The Best Way to Improve Your Golf Game: Instructors Weigh In
Every golfer wants to get better. But what’s the best way to improve your game? From understanding grips to going back to basics, everyone seems to have an opinion about how to reach the next level.
We recently asked our Golf Academy of America instructors to share their thoughts on the best way to improve your golf game. Here’s what they had to say.
Take golf fitness seriously.
Before you can play golf at a high level, you have to get your body ready.
“Comparing one’s body to a car is a good analogy,” says PGA Golf Instructor Rachel Lee from Golf Academy of America in Dallas. “If one puts in cheap gas (fast food), doesn’t change the oil or rotate the tires on the car, but expects their Porsche to operate at a high level, eventually the car (body) will deteriorate and break down, thus not operating at that high level.”
“Being flexible allows us to rotate properly, and aids in keeping our bodies in the proper posture as we come to impact,” Brode says. “Long loose muscles allow us to create more clubhead speed than tight short muscles.”
Golf club fitting — the fastest way to improve your golf game?
Some of our instructors say the key to improving your golf game is to make sure that your golf clubs are properly fitted.
“The fastest way to improve your golf game is to make sure your golf clubs are properly fitted, regardless of your playing ability,” says Timothy Eberlein, campus president of Golf Academy of America in Phoenix. “Properly fitted clubs will improve distance, direction and accuracy, and bring out the athlete in each golfer.”
David Estabrook, director of club fitting at Golf Academy of America in Dallas, agrees.
“Professionals can adjust to poorly fitted equipment, while amateurs cannot,” Estabrook says. “If you are serious about your game, and you play or practice at least once a week, you are doing yourself a disservice by not getting a custom fit.”
Understand proper golf grips.
Gary Balliet, a PGA golf professional at Golf Academy of America in Phoenix, says after giving thousands of lessons, there is little doubt in his mind that it all comes down to understanding your golf grip.
“The basic golf grip makes players eliminate bad angles and swing paths. Good golf grips provide for athletic golf swings, making the club head feel lighter and the swing faster,” he notes. “A proper grip allows for the natural hinging of the wrist on the backswing, through impact and into the finish position.”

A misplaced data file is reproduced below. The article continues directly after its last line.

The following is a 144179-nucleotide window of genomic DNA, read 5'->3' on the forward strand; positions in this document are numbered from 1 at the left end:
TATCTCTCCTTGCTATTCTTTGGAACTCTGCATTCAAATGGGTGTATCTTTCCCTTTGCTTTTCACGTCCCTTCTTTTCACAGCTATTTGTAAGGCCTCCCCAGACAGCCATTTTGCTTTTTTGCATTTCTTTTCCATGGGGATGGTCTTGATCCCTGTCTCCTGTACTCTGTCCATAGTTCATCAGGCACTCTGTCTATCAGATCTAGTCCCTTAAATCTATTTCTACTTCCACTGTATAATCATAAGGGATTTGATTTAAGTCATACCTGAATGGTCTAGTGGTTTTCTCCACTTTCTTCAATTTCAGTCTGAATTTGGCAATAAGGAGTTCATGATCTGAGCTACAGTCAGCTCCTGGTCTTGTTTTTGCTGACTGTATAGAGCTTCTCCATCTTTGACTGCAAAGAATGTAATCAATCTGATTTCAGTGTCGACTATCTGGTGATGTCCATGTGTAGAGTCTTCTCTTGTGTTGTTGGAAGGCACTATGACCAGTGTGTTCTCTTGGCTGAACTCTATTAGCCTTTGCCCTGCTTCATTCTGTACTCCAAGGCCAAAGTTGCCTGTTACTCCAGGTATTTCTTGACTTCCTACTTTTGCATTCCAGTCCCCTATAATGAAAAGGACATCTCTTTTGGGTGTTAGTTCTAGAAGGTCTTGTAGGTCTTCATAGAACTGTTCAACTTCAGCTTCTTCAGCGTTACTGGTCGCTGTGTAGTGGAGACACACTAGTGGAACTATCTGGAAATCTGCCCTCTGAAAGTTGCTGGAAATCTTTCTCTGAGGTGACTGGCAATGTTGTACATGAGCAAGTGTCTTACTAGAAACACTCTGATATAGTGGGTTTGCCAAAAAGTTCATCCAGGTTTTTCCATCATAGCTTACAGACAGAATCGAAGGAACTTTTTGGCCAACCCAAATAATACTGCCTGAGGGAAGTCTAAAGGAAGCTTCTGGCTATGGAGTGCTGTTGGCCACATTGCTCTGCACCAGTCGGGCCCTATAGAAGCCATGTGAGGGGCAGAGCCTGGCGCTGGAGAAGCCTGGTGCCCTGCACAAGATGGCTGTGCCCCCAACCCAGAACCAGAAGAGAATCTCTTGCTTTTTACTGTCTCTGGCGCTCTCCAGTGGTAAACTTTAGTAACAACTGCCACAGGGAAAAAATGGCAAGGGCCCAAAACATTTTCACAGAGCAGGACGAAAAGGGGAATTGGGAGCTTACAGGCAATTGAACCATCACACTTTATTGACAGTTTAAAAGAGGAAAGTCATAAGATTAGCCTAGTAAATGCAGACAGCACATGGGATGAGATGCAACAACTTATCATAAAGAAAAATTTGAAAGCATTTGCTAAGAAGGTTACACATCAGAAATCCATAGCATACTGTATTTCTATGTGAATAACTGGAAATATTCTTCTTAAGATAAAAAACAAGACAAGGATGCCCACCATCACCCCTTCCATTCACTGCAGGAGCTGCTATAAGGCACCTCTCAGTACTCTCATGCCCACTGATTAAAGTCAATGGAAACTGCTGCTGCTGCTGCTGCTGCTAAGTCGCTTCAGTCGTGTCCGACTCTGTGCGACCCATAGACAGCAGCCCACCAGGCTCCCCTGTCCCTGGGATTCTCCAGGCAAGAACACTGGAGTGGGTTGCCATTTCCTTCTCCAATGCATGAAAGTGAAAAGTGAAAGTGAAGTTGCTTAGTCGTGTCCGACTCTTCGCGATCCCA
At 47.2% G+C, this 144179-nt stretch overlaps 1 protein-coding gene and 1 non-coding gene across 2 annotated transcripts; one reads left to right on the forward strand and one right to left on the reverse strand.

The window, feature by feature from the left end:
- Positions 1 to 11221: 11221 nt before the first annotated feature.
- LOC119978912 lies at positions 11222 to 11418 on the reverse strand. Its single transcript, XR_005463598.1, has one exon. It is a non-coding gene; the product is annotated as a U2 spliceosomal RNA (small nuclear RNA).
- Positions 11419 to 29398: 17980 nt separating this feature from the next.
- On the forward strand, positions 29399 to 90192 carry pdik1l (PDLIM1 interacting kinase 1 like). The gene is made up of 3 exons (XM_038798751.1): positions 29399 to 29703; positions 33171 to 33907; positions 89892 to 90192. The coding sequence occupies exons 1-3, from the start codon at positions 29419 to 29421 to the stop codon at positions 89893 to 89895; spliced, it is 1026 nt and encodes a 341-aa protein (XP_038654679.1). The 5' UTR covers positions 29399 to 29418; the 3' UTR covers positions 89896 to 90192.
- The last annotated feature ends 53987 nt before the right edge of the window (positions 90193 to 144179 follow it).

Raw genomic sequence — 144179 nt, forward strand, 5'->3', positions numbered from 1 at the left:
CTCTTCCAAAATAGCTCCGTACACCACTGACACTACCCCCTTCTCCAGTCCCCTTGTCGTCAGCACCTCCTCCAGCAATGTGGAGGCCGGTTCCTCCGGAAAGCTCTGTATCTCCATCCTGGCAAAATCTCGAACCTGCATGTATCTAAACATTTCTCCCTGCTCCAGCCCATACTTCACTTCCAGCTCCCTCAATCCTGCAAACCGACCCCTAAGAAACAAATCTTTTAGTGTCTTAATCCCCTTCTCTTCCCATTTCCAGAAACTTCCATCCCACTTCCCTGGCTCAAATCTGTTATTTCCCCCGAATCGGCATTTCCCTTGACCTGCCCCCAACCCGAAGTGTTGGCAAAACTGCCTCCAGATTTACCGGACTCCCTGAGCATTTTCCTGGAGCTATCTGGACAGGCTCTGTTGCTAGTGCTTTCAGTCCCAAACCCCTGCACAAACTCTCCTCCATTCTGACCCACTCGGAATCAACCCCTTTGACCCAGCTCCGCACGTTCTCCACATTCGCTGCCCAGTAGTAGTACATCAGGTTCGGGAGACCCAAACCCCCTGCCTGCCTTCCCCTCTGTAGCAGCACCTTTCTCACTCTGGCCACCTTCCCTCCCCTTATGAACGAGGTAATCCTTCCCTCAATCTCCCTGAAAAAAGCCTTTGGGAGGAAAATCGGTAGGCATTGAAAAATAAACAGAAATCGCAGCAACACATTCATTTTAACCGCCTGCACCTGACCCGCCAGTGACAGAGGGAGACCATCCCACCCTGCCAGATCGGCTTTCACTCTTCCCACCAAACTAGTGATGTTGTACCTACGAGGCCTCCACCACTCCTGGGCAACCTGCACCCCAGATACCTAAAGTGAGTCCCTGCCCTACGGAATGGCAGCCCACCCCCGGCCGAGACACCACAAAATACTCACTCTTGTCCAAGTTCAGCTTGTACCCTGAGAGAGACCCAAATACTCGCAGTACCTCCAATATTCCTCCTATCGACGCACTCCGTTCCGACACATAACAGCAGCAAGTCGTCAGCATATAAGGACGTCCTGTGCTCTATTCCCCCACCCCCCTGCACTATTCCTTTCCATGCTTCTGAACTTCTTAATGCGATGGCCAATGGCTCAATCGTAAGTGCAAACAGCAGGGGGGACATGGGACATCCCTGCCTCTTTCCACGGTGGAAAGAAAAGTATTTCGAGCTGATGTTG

With 40 years of experience teaching golfers, Academic Dean at Golf Academy of America in Phoenix Timothy X. Wilkins also feels strongly that the grip makes or breaks your play.
“It’s not coincidental that, when looking at all of the great players in the history of the game, their hands and fingers are holding the club in almost the same way,” he points out. “When your grip is inefficient, a number of wasted movements and attempted compensations will appear.”
Nail golf fundamentals like aim and setup.
Both Andrew Lundberg, PGA golf instructor at Golf Academy of America in Dallas and Jay Friedman, a PGA instructor at Golf Academy of America in Phoenix, also believe that grip makes a big difference — but so do aim and setup.
“The grip controls the clubface, which gives the golfer the best chance of starting the golf ball on line. Aim is the biggest factor in controlling the correct path, which determines, along with the clubface, how much the ball will or will not curve. Setup consists of ball position and body posture, which when done properly, gives the golfer the best chance to have correct body motions,” Friedman explains.
Lundberg advises that for setup, you want to have your knees slightly flexed and bend toward the ball from the hips, with your weight in the balls of your feet. As you aim, he says that your body should be parallel to the intended path of the ball.
“Pay special attention to the shoulders, as they have the biggest impact on the path of the club,” Lundberg notes. “Following these fundamentals is extremely important because under pressure, a player will resort to what feels right. Practicing these movements until they become routine gives the player the best chance for a good swing.”
Golf Academy of America in Dallas PGA Instructor Nathan Grafe adds that there is no substitute for center contact when hitting the ball and recommends using foot spray to see where you’re making contact on your clubface before adjusting your swing.
Your short game goes a long way.
PGA Instructor Warren Pitman, who teaches at Golf Academy of America in Phoenix, observes that most players’ scores are made up from shots around the green. He advises working on bunker shots, short pitch shots, chipping, lag putting and short putts until you can make them consistently.
Campus President of Golf Academy of America in Dallas Mike McDonald concurs:
“Start next to the hole and move out from there as you practice,” he says. “If you focus on your short game this year, you will see a dramatic improvement in your game and scoring!”
“Get a short game partner and challenge each other to improve this vital part of your golf game. There are so many drills and games you can play to help you develop the skills you need to score better,” she says.
Practice with a purpose.
Matt McConnin, director of career development at Golf Academy of America in San Diego, believes the best piece of advice is to hold your finish until the ball stops moving.
He says it’s helpful for many reasons, including focusing the mind, regulating the force of the swing and keeping players balanced.
As for Director of Career Development at Golf Academy of America in Myrtle Beach Scott DeVaux, his advice is to look for constant improvement and have a goal in mind.
“Practice with a purpose,” he says.